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Ashdown Forest Walks for 2022

Ashdown Forest Walks for 2022

From its history as a Norman deer hunting forest to its renaissance as ‘home’ of beloved British bear Winnie-the-Pooh, Ashdown Forest is one of England’s favourite wildernesses. It’s one of the largest free public access spaces in South East England, with a diverse landscape ranging from sun-dappled woodland and flower-filled meadows to vast stretches of lowland heath and valley bogs. In addition, the views over the Sussex countryside are incredible, and thanks to The Conservators of Ashdown Forest there are plenty of trails to explore. As well as trails that will everyone from kids to grandparents, Ashdown Forest is laced with some challenging tracks and even a couple of long-distance footpaths that will get your pulse up. Read on for our definitive list of Ashdown Forest Walks for 2021.



Vanguard Way 


Ever feel like packing your backpack and hot tailing it out of London? The Vanguard Way allows you to do just this, stretching from East Croydon Station in Outer London to New Haven in East Sussex. Over the next 66 miles you’ll quickly forget the crowds and traffic of the big smoke and find yourself melting into the countryside. 


You could easily complete the entire track in a week or less at a leisurely pace or walk the Vanguard Way in shorter sections. As well as passing through Ashdown Forest the track also takes in South Downs National Park, the Surrey Hills and High Weald Areas of Outstanding Natural Beauty and the heritage-listed Sussex Coast. Not to mention a slew of spectacular views, including the chalky white cliffs of the Seven Sisters and also the Cuckmere Meanders. Now that’s a long-distance trail with some backbone.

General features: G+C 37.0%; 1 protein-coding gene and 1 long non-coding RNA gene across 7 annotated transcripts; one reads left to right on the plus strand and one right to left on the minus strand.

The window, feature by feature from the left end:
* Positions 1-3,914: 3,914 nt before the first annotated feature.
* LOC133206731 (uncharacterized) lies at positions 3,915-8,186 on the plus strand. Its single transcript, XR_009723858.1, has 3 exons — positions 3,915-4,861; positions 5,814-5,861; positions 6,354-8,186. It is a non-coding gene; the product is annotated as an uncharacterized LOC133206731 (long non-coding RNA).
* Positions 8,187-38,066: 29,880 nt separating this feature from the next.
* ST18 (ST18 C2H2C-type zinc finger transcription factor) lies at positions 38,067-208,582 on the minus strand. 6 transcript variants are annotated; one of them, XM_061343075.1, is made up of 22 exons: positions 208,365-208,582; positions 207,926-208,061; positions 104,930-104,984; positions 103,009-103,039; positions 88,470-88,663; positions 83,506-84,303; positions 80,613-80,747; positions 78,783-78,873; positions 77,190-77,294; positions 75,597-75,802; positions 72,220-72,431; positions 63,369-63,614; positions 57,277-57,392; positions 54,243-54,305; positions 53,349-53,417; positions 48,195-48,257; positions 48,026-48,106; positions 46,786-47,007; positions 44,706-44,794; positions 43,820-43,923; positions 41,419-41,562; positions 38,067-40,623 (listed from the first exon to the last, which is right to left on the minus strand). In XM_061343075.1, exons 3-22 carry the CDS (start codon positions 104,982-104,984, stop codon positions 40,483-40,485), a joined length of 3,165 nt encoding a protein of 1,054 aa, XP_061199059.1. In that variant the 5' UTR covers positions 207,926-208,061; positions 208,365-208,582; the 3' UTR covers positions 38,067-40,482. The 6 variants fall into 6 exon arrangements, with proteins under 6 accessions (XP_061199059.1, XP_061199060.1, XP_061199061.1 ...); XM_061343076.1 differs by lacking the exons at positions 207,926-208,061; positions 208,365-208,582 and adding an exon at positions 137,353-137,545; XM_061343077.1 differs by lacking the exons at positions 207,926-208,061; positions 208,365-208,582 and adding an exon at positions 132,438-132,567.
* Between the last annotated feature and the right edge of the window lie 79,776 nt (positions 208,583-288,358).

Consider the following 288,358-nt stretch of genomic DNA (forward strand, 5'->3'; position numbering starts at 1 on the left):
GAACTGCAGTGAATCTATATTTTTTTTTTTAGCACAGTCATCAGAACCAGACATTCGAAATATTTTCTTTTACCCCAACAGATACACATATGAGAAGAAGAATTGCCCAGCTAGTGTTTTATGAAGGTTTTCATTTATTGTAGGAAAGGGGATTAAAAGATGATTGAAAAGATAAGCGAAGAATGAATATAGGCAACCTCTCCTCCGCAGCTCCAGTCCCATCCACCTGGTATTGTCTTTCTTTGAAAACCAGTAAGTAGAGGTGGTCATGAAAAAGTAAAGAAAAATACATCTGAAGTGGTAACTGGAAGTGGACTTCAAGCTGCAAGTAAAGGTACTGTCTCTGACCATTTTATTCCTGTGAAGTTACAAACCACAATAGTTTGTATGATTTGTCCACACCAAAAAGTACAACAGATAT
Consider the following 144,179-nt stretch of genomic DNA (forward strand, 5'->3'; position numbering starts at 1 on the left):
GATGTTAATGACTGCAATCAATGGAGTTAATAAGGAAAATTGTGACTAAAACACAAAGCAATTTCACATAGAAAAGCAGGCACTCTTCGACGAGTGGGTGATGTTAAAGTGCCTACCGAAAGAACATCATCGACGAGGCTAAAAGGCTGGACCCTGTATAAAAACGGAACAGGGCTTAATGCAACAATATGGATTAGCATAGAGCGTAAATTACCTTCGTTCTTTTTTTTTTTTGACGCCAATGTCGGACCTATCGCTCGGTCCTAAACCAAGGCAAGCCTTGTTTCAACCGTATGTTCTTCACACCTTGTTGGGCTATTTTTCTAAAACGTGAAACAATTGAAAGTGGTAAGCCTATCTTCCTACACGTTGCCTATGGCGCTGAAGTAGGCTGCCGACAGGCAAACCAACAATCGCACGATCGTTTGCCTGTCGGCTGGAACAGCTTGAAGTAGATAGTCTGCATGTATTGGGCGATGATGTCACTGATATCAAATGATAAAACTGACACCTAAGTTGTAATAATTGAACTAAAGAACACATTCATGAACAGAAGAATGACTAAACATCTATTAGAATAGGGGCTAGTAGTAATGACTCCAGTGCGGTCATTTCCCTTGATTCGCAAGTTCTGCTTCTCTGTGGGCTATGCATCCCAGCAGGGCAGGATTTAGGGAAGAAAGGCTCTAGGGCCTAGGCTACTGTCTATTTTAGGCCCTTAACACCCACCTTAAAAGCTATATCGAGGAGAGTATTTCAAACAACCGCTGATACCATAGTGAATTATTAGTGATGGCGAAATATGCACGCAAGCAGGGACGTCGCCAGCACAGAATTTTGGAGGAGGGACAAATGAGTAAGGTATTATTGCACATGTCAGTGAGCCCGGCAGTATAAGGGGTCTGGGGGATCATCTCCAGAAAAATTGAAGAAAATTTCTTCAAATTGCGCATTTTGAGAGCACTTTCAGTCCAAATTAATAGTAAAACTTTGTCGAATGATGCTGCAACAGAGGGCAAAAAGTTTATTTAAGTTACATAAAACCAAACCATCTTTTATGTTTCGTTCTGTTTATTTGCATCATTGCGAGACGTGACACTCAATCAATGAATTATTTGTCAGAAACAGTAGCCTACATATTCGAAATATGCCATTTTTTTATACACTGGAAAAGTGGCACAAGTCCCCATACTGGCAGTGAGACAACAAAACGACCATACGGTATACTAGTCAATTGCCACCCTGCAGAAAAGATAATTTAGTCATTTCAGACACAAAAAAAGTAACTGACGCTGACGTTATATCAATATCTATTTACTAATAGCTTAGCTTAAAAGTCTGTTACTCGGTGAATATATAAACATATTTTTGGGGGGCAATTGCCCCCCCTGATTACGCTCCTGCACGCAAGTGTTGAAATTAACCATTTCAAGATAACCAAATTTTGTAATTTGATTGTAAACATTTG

Almost the entire route meanders across public rights of way, taking you through a mix of coastal, countryside and woodland scenery. Planning to complete the entire walk from end to end? Don’t forget to apply for your free certificate through the Vanguards Rambling Club. Also, according to the original Vanguard Way ramblers who founded the trail back in the 1960s, a bottle of Drambuie played a healthy role in the formation of the club. If you can fit one into your backpack for a few drams along the way you’d be doing the Vanguards proud. 


Length: 66 miles

Average time to complete: 5 – 7 days

Starting point: East Croydon Station or New Haven





Sharing a friendly rivalry with the Vanguard Way, the Wealdway meanders for 83 miles from Gravesend in Kent to Eastbourne in East Sussex. Hiking the trail from end to end takes you through three Areas of Outstanding Natural Beauty and a patchwork of chalky downloads, wooded farmland and picturesque wooded valleys. It claims to showcase some of the most beautiful countryside England has to offer and we’re definitely not arguing otherwise. Therefore, throw in a few Neolithic megaliths and a handful of excellent pubs and the Wealdway really does have it all.